What is Artificial Lift?

Pump Jacks in a Field

What is Artificial Lift?

We define artificial lift as anything a producer uses to add energy to the well. Four of the most common types of artificial lift are pump jack, electric submersible pumps, gas lift, and plunger lift.

Pump Jack

The most common example and recognizable method of artificial lift is the pump jack.

The pump jack goes by many different terms, including sucker rod pump (SRP), horse head, dinosaur, and nodding donkey. A pump jack uses sucker rod string and pump to pressurize the well downhole and bring resources up to the surface piping and equipment.

The pump jack is powered by electricity or gas.

A pump jack’s production varies widely.

Electric Submersible Pump

Producers also use electric submersible pumps (ESPs) to push production out of the well. ESPs sit below the reservoir fluids at the bottom of the tubing string and connect to a long electric motor. The pump has blades that move the fluids in the well. It is powered electrically, with a cable running from the surface downhole to the pump.

An ESP can produce over twenty-thousand barrels of fluid per day.

Gas Lift

Gas lift is other way to lighten the load on the reservoir, which can push the product to the surface.

To employ gas lift, a producer sends low-pressure gas from the well through a compressor. They then send it back down the well. This pressurizes the well and forces liquids back up to the surface piping and equipment.

Gas lift valves sit at calculated depths to inject the high pressure gas into the tubing, which lifts the liquids from that zone.

Gas lift can production ranges widely, from hundreds to several thousand barrels of fluid per day.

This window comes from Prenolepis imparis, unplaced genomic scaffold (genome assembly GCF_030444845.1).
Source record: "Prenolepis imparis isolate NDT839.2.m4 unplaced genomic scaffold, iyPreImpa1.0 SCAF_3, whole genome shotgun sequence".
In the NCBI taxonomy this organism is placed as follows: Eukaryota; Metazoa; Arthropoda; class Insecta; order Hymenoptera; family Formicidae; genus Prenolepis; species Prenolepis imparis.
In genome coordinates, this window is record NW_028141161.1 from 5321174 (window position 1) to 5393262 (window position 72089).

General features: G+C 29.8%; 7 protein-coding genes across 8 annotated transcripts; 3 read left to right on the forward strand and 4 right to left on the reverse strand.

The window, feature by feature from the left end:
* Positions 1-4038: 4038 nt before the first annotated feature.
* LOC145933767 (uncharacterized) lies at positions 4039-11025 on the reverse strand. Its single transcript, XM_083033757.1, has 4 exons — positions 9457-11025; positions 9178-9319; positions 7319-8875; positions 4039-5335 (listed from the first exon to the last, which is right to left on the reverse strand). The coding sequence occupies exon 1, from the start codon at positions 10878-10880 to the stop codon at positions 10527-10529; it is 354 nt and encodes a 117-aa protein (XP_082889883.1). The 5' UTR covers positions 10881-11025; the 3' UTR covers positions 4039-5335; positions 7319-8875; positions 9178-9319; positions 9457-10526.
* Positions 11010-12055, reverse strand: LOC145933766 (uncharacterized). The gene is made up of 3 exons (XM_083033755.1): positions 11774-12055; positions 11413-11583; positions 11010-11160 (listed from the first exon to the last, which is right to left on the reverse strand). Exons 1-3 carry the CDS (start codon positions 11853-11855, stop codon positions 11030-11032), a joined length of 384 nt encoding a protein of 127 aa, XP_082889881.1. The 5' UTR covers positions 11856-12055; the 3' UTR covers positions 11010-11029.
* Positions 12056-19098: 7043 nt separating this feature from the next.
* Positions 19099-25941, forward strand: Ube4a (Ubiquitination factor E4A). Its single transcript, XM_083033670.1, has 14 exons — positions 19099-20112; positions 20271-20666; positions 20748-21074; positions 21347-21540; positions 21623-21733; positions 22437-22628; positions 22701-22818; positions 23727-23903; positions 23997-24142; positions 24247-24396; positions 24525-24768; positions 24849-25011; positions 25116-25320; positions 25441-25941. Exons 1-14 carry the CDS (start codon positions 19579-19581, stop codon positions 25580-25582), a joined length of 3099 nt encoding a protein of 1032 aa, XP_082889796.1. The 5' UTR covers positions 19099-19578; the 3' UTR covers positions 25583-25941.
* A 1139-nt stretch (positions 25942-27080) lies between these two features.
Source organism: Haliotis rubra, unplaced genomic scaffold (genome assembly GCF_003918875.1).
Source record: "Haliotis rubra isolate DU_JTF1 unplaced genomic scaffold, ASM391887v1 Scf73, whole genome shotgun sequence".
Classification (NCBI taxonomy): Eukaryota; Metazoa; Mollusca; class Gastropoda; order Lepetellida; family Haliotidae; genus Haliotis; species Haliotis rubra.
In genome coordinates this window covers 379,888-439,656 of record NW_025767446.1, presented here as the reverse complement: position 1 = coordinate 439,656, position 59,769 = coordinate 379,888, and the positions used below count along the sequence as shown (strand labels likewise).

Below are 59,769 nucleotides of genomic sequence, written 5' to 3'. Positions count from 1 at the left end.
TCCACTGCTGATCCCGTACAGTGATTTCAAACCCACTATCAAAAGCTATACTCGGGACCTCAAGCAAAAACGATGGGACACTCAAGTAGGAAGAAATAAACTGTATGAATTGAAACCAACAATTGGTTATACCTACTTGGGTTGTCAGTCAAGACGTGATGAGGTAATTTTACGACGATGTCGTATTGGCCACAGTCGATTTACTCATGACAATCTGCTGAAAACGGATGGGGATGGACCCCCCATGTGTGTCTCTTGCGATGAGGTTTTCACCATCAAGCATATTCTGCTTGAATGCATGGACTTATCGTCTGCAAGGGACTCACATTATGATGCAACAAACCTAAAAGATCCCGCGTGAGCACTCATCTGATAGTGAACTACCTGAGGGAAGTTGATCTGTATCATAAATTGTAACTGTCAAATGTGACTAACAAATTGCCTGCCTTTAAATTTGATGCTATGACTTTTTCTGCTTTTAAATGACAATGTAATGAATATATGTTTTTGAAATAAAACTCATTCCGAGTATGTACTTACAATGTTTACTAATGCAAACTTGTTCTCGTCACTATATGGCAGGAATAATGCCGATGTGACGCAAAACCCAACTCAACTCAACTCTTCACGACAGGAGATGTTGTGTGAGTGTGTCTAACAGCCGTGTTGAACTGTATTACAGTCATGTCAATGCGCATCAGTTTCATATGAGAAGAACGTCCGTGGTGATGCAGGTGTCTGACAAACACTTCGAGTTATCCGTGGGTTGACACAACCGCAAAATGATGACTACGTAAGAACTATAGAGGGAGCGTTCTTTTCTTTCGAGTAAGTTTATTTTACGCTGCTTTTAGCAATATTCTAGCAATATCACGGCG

Plunger Lift

Plunger lift can be used to create a pressure differential and draw liquid up the casing to production equipment.

Plunger Lift systems use a piston between formation gas and produced liquids. During higher flow rates, the plunger rests in the lubricator at the surface.

As production slows, liquids accumulate and the well begins to load. When the valve closes, this stops the flow and the plunger drops through emulsion. With the well shut in, the pressure builds until a controller tells the valve to open, allowing the plunger to return to the surface while removing the liquid from the tubing.

A key component of plunger lift is the control valve. The valve must operate unmanned. An electric actuator is ideal in this situation because pneumatics will often fail due to moisture in the gas causing deterioration.

Kimray recently installed a Tritex II Electric Actuator on a plunger lift system in. You can read the full story below.

An Electric Solution for Plunger Lift

 


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Mark Anderson serves as a Product and Applications Trainer at Kimray.